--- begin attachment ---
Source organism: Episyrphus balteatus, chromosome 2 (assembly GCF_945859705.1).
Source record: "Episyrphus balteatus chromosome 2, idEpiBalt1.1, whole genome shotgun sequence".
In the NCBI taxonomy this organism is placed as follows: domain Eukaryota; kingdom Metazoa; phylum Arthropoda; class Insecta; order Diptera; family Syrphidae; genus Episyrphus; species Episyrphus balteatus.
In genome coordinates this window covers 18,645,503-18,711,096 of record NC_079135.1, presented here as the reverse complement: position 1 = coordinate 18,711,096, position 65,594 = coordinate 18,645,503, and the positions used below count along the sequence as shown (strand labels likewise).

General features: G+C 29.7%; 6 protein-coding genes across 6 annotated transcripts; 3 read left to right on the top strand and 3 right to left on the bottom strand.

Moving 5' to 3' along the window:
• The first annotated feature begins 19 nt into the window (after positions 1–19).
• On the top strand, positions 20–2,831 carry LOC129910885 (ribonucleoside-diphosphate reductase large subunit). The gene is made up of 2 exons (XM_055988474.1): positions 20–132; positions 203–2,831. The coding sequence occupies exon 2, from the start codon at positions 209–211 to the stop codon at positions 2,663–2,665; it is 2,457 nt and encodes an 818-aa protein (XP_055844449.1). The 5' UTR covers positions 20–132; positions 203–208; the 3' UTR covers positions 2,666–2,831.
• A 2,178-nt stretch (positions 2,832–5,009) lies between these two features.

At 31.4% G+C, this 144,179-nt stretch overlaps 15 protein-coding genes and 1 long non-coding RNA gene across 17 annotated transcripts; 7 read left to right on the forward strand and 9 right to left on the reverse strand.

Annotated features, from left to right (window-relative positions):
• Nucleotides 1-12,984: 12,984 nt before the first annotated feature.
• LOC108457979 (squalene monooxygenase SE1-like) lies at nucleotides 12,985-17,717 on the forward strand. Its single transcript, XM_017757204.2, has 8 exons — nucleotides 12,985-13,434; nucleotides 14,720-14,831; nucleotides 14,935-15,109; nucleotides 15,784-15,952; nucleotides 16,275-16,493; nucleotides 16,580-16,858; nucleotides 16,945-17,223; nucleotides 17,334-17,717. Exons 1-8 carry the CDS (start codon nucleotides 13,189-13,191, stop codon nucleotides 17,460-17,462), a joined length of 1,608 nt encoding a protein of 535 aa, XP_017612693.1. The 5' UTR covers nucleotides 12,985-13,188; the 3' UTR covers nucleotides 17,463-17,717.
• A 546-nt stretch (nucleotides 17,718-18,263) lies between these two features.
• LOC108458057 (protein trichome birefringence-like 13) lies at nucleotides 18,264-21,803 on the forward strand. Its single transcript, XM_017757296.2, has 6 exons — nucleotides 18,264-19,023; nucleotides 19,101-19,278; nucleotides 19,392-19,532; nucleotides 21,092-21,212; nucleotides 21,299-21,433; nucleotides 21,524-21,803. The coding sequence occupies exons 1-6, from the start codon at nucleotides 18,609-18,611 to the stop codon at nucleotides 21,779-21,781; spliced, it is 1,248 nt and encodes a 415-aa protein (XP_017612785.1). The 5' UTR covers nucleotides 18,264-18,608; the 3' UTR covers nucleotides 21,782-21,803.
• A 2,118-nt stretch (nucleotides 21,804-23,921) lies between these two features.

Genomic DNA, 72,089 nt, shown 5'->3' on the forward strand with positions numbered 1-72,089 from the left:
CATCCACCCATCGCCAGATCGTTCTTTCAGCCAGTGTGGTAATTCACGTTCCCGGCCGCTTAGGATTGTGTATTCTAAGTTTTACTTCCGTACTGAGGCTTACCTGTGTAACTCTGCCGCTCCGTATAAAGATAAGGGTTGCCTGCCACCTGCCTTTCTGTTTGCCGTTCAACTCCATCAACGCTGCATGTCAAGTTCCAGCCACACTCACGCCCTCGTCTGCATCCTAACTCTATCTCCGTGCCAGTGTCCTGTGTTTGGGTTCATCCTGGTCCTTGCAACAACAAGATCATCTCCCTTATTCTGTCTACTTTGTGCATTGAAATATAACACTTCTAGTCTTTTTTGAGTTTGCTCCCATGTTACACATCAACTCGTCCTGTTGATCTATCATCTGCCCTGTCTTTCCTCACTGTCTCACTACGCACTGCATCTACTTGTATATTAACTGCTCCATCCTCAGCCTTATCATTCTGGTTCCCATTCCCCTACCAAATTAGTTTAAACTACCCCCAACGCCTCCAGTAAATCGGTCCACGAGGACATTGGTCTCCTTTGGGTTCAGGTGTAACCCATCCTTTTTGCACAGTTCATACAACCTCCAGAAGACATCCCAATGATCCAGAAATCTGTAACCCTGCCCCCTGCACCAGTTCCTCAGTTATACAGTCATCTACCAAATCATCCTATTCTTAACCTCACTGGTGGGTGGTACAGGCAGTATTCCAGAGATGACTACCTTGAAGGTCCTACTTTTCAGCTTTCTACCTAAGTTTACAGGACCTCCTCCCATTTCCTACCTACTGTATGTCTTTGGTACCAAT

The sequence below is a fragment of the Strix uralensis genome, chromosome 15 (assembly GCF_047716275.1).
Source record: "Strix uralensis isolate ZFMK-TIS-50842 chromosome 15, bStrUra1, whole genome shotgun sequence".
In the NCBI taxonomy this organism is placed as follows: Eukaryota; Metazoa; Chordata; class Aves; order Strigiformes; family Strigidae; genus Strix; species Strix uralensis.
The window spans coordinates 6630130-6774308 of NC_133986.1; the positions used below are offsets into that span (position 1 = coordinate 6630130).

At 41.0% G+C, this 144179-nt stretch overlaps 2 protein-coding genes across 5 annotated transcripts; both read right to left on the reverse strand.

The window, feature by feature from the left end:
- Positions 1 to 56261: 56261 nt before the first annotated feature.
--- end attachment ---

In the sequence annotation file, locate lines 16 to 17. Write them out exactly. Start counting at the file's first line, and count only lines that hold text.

• A 2,118-nt stretch (nucleotides 21,804-23,921) lies between these two features.

Genomic DNA, 72,089 nt, shown 5'->3' on the forward strand with positions numbered 1-72,089 from the left: